Tory figures keywords:
Tories speak for the rich - not for us
* No to austerity
* Step up national coordinated strike action in January
* Build a new mass workers' party
Peter Taaffe, Socialist Party general secretary
N30: millions of public sector workers went on strike on 30 November 2011, photo Senan (Click to enlarge)
David Cameron was stoutly defending the 'nation'. This is what he claimed after he was humiliatingly defeated by 26 votes to one at the 9 December EU summit and withdrew from participating in discussions over a new EU treaty. Which nation?
Benjamin Disraeli spoke of 'two nations' in 19th century Britain. And Cameron and the Con-Dem coalition have done everything to recreate a similarly horrific, only worse, situation in 21st century Britain.
It was not the legions of unemployed - one million young people, one million women - nor the 200 people who will die each day this winter from cold and other preventable causes who have been helped or strengthened by Cameron's 'brave' stand.
Nor will it be the children and families mired in poverty, suffering cuts in benefits or living in catastrophic housing conditions that will be raised up by his actions.
Neither will it be the 700,000 public sector workers whose jobs will be destroyed at the end of chancellor Osborne's jobs butchery who will rejoice at the prime minister's Brussels posture.
No - it was the spivs, racketeers and banksters of the City of London in whose interests he was acting.
Nor could it be otherwise. Foreign policy is always a continuation of home policy. If his government blatantly acts for the rich, the powerful and the capitalists here, then why should it be any different abroad?
The derision emanating from the ruling class and their mouthpieces - or at least significant sections of them - which followed the Brussels farce indicates that David Cameron does not, on this issue, even speak for all of them. How the mighty have fallen!
He is a representative of one of the strongest powers, British capitalism, the world has ever seen, which at one stage ruled, through its 'empire', one quarter of humankind.
Backed by a powerful industry - the 'workshop of the world' - historically, British imperialism was able to play off one European power against another, with the infamous 'balance of power' strategy of the British ruling class.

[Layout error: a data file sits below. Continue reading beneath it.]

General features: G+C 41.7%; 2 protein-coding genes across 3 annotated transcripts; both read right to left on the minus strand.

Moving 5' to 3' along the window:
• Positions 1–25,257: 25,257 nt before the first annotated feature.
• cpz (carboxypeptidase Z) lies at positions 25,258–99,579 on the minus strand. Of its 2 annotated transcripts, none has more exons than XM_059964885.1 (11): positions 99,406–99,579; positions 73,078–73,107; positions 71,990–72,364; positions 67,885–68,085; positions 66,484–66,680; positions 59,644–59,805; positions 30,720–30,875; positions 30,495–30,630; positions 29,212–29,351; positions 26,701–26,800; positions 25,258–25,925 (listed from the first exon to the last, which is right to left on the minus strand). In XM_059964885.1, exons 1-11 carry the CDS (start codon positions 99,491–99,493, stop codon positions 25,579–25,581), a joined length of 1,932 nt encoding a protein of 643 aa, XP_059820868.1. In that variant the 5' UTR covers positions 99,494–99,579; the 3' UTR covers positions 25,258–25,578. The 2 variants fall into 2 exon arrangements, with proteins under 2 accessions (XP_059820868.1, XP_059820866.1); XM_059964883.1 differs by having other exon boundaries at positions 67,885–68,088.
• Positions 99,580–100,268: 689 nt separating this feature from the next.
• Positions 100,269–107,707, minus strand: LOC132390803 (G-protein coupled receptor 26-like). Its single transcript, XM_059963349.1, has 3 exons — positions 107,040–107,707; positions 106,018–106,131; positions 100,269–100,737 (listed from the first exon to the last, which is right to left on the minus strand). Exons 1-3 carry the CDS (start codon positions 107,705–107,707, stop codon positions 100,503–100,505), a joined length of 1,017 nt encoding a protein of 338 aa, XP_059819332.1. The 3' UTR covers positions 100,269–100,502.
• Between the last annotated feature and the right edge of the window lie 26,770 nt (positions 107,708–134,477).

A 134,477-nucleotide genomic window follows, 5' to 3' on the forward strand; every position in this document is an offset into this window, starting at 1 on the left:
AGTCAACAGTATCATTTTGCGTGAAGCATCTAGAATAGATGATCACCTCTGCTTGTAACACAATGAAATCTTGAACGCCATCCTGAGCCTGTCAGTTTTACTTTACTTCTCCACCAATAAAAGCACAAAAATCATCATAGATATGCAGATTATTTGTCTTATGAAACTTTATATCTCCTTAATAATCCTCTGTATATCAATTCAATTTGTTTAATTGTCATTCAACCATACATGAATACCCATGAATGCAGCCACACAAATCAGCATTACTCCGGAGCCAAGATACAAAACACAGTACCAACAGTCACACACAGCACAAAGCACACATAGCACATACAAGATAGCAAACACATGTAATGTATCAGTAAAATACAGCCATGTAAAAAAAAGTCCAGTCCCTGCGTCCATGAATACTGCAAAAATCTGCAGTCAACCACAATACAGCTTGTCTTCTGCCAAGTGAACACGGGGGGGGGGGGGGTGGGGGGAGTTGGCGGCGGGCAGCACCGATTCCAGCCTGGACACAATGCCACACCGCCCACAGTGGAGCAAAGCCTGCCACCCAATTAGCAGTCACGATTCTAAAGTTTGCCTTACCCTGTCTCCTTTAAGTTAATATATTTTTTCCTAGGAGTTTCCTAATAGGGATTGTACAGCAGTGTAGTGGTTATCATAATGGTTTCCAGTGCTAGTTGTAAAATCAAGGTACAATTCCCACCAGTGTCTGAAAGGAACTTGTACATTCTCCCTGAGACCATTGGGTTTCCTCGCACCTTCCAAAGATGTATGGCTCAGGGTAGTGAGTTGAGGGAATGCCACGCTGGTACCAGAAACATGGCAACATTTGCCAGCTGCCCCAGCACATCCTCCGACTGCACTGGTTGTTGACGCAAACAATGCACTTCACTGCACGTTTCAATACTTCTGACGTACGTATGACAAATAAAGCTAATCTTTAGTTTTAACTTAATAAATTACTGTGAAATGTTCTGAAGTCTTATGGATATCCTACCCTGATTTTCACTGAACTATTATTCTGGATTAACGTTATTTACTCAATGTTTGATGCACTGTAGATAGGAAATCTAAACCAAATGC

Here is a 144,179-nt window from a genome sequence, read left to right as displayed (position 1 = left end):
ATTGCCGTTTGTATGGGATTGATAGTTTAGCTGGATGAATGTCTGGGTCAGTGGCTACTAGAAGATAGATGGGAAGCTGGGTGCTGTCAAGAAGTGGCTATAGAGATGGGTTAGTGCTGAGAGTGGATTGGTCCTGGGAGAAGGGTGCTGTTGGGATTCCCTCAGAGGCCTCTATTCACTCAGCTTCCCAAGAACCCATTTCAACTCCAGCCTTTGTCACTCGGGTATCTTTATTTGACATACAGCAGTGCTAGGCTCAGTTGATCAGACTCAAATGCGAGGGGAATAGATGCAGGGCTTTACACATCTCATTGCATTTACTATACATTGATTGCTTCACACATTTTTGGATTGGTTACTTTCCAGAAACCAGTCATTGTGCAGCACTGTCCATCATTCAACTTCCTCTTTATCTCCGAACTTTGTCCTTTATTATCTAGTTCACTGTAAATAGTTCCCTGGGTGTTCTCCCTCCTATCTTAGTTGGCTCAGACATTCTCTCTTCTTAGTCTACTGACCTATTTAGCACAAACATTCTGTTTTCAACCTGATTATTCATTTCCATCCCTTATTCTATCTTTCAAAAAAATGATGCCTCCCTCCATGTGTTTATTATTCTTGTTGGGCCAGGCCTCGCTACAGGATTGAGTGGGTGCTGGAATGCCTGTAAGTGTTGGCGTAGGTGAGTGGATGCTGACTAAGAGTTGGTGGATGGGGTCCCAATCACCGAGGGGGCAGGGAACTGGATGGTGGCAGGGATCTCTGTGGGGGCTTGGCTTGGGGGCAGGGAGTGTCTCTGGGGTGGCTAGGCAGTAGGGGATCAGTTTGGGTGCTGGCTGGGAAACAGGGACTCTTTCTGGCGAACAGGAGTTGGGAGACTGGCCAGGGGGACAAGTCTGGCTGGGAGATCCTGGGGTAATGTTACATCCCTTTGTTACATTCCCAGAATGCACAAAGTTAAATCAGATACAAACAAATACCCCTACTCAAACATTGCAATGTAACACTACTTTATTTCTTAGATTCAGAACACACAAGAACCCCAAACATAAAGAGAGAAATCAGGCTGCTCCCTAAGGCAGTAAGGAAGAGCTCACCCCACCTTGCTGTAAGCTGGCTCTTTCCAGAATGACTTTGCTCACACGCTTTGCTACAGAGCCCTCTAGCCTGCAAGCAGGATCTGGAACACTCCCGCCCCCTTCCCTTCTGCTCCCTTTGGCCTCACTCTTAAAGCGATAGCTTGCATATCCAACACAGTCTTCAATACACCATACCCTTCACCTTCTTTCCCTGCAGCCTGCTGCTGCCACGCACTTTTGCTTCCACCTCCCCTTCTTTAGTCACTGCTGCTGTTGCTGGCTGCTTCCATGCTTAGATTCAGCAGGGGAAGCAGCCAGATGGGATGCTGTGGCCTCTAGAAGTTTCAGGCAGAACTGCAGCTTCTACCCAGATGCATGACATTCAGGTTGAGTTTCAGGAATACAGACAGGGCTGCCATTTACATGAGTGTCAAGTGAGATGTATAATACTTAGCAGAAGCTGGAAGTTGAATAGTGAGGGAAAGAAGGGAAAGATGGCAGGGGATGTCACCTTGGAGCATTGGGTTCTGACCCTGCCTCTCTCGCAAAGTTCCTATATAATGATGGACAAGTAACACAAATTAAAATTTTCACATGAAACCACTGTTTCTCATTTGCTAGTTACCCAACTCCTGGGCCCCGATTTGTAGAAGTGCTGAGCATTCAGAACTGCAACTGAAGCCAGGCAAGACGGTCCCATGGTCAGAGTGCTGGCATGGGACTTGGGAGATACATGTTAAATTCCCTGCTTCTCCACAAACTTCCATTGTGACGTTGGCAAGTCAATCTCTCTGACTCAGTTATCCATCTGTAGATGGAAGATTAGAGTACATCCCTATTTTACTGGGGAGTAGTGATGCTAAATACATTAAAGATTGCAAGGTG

Its navy 'ruled the waves'. Now, through Cameron, the 'empire' is reduced, metaphorically speaking, to one man in a rowing boat in the English Channel at odds with the rest of the European powers!
The full consequences of the historical collapse of British capitalism, which the Socialist predicted, have been brought home.
It is signified by the decline of productive industry, manufacturing, etc in favour of 'services', financial services in particular.
It was Thatcher (and Cameron loudly proclaimed himself as one of 'Thatcher's children') who ruinously pursued this policy in the 1980s, continued by Blair and Brown through New Labour governments.
This is reflected in the fact that manufacturing industry is now no more than 12-13% of gross domestic product (GDP).
Will Hutton in the Observer claims that 75% of GDP now comes from 'services'. But the financial sector is just 9% of the economy and in terms of employment accounts for less than manufacturing.
The financial sector is facing its biggest collapse since the onset of the crisis beginning in 2007-08.
It does not offer a lifeline to the generation of jobless and is unable to arrest the rise in unemployment, as manufacturing did in the past.
This is why Osborne and Cameron have urged the 'march of the makers', the renaissance of manufacturing industry.
Defending the City
Bankers are the real looters - Hackney - Tottenham demo after the riots, photo Paul Mattsson (Click to enlarge)
But Cameron has taken a stand in defence of the City, the finance sector, which threatens to further undermine Britain's failed manufacturing base. 40% of steel exports, for instance, go to Europe, which is still Britain's biggest export market.
And for what? To prevent, allegedly, the imposition of a 'transaction tax' - sometimes referred to as the 'Robin Hood' tax - which, even if it is implemented, will merely trim the fingernails of the hedge funds and speculators at whom it is aimed.
We have to remember these are the very people - the speculators, the banks, the bond traders - who helped to bring the world economy and Europe to its knees in the first place.
These criminals have been bailed out with our money, through the state, instead of being put on trial and jailed.
They then awarded themselves obscene bonuses - some of the banks' top chief executive officers' salaries have gone up by as much as 5,000%!
Cameron with the pitiful Liberal Democrats in tow, led by that Vicar of Bray Clegg - 'all things to all men' - and 'Saint' Vince Cable, wishes to protect them against this excessively minimal measure!
Yet this is not guaranteed to protect them against the competition of other rival financial centres in Europe such as Frankfurt and Paris.
Even the Sunday Times, which supports Cameron, has warned: "Never underestimate the vindictiveness of the protectionist instincts of our European partners."
Ollie Rehn, European Commissioner for Economic and Financial Affairs, has also warned that further regulation will apply to Britain's financial sector inside or outside of the new structures.